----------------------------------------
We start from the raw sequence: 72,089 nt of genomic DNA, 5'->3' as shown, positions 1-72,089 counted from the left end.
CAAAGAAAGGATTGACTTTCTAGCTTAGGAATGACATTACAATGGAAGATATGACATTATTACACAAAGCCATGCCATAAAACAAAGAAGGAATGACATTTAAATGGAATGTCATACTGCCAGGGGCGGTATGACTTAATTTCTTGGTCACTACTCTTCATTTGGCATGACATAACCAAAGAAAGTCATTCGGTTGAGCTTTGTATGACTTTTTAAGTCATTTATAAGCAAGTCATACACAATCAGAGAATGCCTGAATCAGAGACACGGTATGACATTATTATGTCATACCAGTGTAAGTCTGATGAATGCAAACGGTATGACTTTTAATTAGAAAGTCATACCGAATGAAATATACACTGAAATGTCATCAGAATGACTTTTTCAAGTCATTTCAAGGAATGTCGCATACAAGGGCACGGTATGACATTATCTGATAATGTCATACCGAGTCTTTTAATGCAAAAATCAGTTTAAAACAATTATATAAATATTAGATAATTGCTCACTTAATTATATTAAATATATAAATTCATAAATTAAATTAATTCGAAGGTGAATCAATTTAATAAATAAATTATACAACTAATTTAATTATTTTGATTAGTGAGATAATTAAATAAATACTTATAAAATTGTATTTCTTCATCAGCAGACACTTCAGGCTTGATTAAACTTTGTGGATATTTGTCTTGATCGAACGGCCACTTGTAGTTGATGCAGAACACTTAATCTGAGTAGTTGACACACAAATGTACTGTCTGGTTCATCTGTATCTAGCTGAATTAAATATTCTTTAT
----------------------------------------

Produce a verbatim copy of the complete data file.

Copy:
We start from the raw sequence: 72,089 nt of genomic DNA, 5'->3' as shown, positions 1-72,089 counted from the left end.
CAAAGAAAGGATTGACTTTCTAGCTTAGGAATGACATTACAATGGAAGATATGACATTATTACACAAAGCCATGCCATAAAACAAAGAAGGAATGACATTTAAATGGAATGTCATACTGCCAGGGGCGGTATGACTTAATTTCTTGGTCACTACTCTTCATTTGGCATGACATAACCAAAGAAAGTCATTCGGTTGAGCTTTGTATGACTTTTTAAGTCATTTATAAGCAAGTCATACACAATCAGAGAATGCCTGAATCAGAGACACGGTATGACATTATTATGTCATACCAGTGTAAGTCTGATGAATGCAAACGGTATGACTTTTAATTAGAAAGTCATACCGAATGAAATATACACTGAAATGTCATCAGAATGACTTTTTCAAGTCATTTCAAGGAATGTCGCATACAAGGGCACGGTATGACATTATCTGATAATGTCATACCGAGTCTTTTAATGCAAAAATCAGTTTAAAACAATTATATAAATATTAGATAATTGCTCACTTAATTATATTAAATATATAAATTCATAAATTAAATTAATTCGAAGGTGAATCAATTTAATAAATAAATTATACAACTAATTTAATTATTTTGATTAGTGAGATAATTAAATAAATACTTATAAAATTGTATTTCTTCATCAGCAGACACTTCAGGCTTGATTAAACTTTGTGGATATTTGTCTTGATCGAACGGCCACTTGTAGTTGATGCAGAACACTTAATCTGAGTAGTTGACACACAAATGTACTGTCTGGTTCATCTGTATCTAGCTGAATTAAATATTCTTTAT